Concerns Regarding Student-Graded Assignments

There are, of course, some concerns that should be addressed before using this method in your classroom, such as:

  • Protecting student privacy
  • Teasing of children with low scores
  • Lowered self-esteem from having the class potentially become aware of learning deficiencies or educational struggles

This matter was even weighed in on by the U.S. Supreme Court in 2002, where they ruled that, 'students grading the papers of other students and even calling out the scores is not a violation of the Family Educational Rights and Privacy Act (FERPA).'

But regardless of what the courts say, it is important for educators to ensure that, in their classroom, things are handled appropriately. These concerns are legitimate, and should be considered before implementing, and prepared for by teachers. Luckily, there are some simple tactics you can employ to ensure that your class has a positive and enriching experience

How to Use This Technique to Your Advantage

In order to reap the many benefits of this technique, set the stage for this process by discussing it with your class beforehand. This conversation will vary depending on what grade you're teaching, but the key points to cover would be:

  • Reminders that letter/percentage grades are just a way of measuring progress, not individual worth or overall capability. We're all here to learn--even the teachers!--so there's no need to feel badly about missed questions.
  • Provide students with a loose script for how to discuss both correct and incorrect answers. If students don't know what to say, they might say something without thinking, and it could end up being hurtful. With parameters laid out for them and examples given, they'll know how to structure their own comments to be constructive and positive.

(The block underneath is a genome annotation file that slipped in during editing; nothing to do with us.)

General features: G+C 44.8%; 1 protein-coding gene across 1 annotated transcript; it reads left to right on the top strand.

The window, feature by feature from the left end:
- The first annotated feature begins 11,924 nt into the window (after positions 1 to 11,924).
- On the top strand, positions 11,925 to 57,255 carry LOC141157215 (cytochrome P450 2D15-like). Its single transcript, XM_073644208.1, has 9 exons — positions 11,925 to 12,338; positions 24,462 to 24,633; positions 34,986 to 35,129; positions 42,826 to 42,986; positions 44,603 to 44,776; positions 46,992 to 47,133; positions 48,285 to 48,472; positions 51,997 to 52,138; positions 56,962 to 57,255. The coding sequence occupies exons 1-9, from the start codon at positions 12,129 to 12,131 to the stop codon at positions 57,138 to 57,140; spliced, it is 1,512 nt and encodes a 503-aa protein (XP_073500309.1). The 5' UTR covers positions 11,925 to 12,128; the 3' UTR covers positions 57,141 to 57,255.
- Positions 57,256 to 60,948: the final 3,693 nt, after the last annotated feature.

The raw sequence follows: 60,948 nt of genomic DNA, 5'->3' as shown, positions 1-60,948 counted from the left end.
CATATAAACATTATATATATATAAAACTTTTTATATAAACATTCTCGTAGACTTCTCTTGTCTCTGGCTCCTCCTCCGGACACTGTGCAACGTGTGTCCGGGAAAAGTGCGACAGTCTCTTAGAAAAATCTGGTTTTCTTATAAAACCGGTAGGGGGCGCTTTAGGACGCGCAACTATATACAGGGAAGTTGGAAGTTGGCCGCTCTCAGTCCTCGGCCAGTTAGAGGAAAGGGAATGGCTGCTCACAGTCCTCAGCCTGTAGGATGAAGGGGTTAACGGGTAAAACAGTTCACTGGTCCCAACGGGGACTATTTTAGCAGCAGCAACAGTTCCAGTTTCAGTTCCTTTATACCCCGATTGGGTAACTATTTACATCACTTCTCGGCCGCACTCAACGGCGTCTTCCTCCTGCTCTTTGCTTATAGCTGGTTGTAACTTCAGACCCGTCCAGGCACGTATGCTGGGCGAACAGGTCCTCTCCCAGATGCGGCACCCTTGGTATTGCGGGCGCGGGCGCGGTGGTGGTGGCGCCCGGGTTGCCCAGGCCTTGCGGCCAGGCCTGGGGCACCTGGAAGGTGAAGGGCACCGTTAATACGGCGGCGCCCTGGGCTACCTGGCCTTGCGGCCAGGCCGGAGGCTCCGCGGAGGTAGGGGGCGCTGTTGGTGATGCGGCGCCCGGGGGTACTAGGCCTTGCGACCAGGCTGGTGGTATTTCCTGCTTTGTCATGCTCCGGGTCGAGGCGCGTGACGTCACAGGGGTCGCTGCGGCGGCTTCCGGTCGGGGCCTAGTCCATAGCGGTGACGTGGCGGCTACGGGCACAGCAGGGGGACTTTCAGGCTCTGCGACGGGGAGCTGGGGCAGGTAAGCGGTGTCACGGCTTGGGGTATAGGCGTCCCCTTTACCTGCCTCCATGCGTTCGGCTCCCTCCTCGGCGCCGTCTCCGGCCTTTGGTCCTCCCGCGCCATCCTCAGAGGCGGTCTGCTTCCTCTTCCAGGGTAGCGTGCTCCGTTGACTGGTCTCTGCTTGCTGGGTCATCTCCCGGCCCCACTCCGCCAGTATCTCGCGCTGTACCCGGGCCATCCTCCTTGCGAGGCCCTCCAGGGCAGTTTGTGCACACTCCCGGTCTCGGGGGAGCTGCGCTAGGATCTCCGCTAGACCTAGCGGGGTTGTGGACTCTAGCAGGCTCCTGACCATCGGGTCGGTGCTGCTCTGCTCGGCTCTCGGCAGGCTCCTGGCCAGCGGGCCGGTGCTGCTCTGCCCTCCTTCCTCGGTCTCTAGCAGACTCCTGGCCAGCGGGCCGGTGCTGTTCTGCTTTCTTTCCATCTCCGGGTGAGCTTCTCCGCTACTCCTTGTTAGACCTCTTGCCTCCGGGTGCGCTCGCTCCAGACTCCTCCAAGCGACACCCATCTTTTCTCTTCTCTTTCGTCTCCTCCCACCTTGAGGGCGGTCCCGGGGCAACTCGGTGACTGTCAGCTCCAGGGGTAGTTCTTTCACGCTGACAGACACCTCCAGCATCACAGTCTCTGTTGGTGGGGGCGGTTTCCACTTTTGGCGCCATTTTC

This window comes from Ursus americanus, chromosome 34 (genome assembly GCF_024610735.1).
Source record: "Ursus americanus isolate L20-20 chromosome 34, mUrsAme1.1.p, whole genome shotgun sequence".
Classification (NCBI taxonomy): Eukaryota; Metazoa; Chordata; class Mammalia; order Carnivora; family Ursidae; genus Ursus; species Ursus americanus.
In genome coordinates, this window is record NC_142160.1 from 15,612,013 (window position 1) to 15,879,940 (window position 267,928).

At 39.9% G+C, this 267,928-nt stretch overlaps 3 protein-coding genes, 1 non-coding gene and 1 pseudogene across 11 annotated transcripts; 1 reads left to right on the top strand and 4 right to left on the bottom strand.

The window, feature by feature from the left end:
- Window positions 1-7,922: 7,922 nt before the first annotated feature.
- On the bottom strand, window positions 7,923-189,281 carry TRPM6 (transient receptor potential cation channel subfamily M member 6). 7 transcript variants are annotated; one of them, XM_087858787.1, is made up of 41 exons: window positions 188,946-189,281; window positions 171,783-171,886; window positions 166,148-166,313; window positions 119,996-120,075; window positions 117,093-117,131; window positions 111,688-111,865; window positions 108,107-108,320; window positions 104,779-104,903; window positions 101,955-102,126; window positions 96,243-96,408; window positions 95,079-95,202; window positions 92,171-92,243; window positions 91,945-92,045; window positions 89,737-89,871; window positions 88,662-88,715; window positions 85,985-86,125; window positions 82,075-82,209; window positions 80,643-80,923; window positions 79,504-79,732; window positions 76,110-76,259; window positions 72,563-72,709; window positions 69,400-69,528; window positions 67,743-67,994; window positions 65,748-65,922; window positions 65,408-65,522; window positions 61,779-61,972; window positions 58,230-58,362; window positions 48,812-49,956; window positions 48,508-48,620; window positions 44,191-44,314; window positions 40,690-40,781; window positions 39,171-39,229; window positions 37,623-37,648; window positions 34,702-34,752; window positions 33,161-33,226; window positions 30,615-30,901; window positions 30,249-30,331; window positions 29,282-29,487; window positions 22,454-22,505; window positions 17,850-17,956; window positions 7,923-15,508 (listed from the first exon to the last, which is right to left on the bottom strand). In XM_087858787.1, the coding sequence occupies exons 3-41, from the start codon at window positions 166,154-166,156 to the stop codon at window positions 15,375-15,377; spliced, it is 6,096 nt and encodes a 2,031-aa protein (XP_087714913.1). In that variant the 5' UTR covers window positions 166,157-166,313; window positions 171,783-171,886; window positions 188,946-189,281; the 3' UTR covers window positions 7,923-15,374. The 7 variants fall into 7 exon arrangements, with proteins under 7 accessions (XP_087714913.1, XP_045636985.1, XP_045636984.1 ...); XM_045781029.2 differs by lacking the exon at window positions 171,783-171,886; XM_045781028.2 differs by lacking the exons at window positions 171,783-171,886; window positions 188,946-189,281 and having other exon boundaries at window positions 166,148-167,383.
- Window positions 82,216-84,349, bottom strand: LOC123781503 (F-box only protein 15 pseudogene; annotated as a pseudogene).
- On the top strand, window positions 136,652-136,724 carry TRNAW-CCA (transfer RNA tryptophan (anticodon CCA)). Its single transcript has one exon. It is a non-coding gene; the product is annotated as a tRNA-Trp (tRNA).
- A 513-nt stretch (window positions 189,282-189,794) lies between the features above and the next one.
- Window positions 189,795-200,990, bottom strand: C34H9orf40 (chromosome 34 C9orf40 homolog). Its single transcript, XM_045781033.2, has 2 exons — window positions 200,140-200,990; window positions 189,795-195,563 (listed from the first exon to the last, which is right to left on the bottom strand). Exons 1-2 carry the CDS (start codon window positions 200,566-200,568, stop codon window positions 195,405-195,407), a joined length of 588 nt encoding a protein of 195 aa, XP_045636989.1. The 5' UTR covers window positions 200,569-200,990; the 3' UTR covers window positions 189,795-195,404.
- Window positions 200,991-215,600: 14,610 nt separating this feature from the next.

• Make clear what comments are not acceptable, and also make clear the consequences that will befall any students who use this practice to belittle or shame a fellow classmate.

It's extremely helpful if you already practice these attitudes yourself, and model them regularly for your students. Students, even older students, tend to mimic authority figures, especially if they aren't accustomed to the activity they're participating in. Your teaching methods will be mirrored in your students, as they'll use you as a guide for how they should conduct themselves when grading papers.

Students will benefit greatly form this practice

Things to Remember When Implementing This Model In Your Classroom

Regardless of what veteran teachers, studies, or even the Supreme Court says, the most important thing is that you feel comfortable with the practices used in your classroom. Only you can determine if your students are mentally and emotionally ready to participate in grading each other's work. Some classrooms might be ready for this now; others might need to be worked up to this point. Others still might not benefit from this technique, but with the proper preparation and planning, this can be a successful and positive experience for teachers and students alike.

By Elena Jacob
March 2017